And I’m extra trapped here because of the commitment. Because the rewrite is required before I’m allowed to publish the second book. There is this fear to step away from the rewrite is to ensure I’m never going to return and finish this shit. I’m a creative. I chase the high of inspiration and problem solving. Grunt writing is capable of draining all the happiness out of anyone like that. It can feel like pointless busy work. So when you know yourself, have a track record of putting off the things that bore you compared to the things that challenge and spark your creativity, you understand how your very nature works against you when distractions look so shiny and interesting.

What if I wrote a book about a serial killer who makes his first move during the worst cold front to hit a country in over 50 years? All his victims look like natural causes from the cold when otherwise people would be wondering, seeking a pattern as to why so many healthy individuals were dropping dead in one area at once. What if it was through the eyes of a family member who knows that their loved one never would have left the house–they were agoraphobic–and while they’re trying to convince the police that something terrible is behind all these deaths, they too become a target to this madman who decides it’s much more interesting to stalk the person paying attention, littering their land with his freshest victims? And now the police are wondering if there is a pattern, but they already have a culprit, the desperate, seemingly crazy person who keeps insisting that there is a killer out there. Is it to warn the town and save everyone, or is this someone who is just projecting their own crimes while looking for a thrill to share how they got away with all those murders?

It’s new to my brain. It’s sexy and enticing because it’s new. A hot love affair with a story plot that I wouldn’t even look twice at normally, except I’m trapped in a boring relationship with my current rewrite. But the guilt! The guilt cripples just as much. I want to focus on another story when I have a commitment to my current novel? You think I’ll get anything done now? No, I’d be frozen, frustrated, and nothing would be written at all.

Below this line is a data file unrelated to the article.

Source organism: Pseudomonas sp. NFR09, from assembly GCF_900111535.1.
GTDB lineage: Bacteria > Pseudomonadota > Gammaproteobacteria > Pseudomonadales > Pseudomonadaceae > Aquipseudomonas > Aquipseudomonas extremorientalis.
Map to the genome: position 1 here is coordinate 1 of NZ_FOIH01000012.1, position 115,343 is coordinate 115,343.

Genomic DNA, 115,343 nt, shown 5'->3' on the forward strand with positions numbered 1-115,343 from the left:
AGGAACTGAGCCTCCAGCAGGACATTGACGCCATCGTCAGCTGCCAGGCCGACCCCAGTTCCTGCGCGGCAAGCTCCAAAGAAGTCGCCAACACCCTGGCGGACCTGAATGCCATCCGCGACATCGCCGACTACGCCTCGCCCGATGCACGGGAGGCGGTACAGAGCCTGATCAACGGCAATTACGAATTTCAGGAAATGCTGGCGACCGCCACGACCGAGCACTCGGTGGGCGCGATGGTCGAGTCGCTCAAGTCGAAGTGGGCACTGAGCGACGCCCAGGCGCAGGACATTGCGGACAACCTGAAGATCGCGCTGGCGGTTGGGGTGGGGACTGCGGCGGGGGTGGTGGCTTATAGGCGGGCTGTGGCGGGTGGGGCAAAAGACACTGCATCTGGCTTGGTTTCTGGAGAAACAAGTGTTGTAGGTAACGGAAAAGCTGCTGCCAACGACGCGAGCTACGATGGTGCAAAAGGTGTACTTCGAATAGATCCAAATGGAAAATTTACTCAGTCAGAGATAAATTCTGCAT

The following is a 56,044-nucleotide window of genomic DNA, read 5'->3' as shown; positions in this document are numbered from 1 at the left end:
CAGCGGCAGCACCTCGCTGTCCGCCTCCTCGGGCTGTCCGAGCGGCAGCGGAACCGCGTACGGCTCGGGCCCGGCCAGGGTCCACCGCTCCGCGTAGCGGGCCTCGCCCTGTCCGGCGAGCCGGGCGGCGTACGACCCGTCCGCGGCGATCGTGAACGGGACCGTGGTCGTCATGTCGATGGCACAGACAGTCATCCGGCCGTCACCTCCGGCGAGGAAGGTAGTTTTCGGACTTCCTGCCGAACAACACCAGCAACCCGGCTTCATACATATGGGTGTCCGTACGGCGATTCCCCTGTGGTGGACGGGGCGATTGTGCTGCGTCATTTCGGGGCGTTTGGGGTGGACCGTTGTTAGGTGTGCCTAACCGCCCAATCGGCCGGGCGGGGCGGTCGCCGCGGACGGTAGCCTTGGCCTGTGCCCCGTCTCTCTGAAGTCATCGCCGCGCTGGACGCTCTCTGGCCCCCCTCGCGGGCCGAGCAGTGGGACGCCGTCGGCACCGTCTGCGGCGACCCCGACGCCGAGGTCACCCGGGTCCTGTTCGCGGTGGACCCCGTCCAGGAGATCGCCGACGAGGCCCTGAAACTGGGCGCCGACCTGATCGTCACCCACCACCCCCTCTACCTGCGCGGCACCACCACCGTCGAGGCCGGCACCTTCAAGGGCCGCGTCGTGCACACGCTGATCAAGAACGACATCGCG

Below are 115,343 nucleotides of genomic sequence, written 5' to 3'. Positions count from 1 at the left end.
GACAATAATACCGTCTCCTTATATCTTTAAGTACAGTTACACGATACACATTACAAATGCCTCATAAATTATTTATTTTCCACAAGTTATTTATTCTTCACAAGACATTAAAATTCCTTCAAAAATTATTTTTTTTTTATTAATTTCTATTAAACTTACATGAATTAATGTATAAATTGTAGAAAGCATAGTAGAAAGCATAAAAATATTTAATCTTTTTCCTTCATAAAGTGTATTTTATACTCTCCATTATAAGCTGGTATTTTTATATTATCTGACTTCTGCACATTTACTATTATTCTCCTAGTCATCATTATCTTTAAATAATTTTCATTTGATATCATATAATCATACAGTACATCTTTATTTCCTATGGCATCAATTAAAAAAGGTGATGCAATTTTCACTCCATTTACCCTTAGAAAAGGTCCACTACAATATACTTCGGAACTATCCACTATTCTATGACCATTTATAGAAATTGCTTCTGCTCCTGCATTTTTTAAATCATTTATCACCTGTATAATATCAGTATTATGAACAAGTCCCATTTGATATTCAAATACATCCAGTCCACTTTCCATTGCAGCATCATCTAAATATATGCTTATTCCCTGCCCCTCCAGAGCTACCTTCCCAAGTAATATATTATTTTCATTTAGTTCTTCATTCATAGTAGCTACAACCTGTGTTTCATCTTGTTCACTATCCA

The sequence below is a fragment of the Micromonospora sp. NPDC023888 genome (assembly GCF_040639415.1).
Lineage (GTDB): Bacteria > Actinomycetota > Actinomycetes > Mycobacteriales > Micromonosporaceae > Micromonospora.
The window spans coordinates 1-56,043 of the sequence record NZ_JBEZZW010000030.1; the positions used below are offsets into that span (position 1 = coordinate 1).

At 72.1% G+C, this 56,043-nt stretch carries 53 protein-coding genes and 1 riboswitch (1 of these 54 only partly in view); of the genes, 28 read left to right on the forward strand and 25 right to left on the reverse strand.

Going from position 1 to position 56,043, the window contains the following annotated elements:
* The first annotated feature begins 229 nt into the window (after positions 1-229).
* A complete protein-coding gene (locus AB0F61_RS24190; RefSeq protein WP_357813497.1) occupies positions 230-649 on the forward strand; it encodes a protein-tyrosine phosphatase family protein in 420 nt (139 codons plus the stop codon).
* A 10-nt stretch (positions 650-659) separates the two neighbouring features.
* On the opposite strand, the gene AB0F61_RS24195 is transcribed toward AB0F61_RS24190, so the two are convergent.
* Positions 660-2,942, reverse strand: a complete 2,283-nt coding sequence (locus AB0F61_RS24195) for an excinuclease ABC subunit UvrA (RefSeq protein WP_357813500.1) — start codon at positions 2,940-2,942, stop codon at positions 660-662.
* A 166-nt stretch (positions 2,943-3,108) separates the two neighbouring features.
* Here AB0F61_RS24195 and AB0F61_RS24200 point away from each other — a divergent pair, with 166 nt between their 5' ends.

Ideas are sexy, brilliant little flames in the head promising immediate reward. The serial format has been the closest thing I’ve come up with to solve this problem, where you can have those bursts of inspiration that will power you through a 10-30,000 word episode, but the longer it takes, the harder it is to keep the energy. And it requires something to jump to to keep the mind engaged. Sometimes you find yourself working on the same project so long, you don’t want to look at the damn thing for a few months, so you need multiple stories to jump to. And then, suddenly, you realize you have ?!? many series half written and you gotta finish something, and dear fuck, when did writing become adulting!

I might need a cheering squad to see me through to the end. I have worked hard to cultivate my creativity and motivation from within (and I am still seeking solutions) but sometimes when you feel stuck in something for so long, it’s hard to even get up the energy to push through. This is why I keep looking at hiring content writers. I know my strengths and I see my limits. And although I always believe it’s important to focus on making your limits into strengths, sometimes we’re just limited human beings and it’s better to seek a creative, innovative solution. But I’m in the middle of this commitment to this novel, and I can’t even allow myself to fully look at other solutions at the moment because it pulls my mind away.

Ah, my love affairs with thoughts. My mind is a slut, no doubt about it, and the problem is guilt more than anything else. If I didn’t feel guilty, I’d have forged toward a solution, but no, guilt is a familiar cage.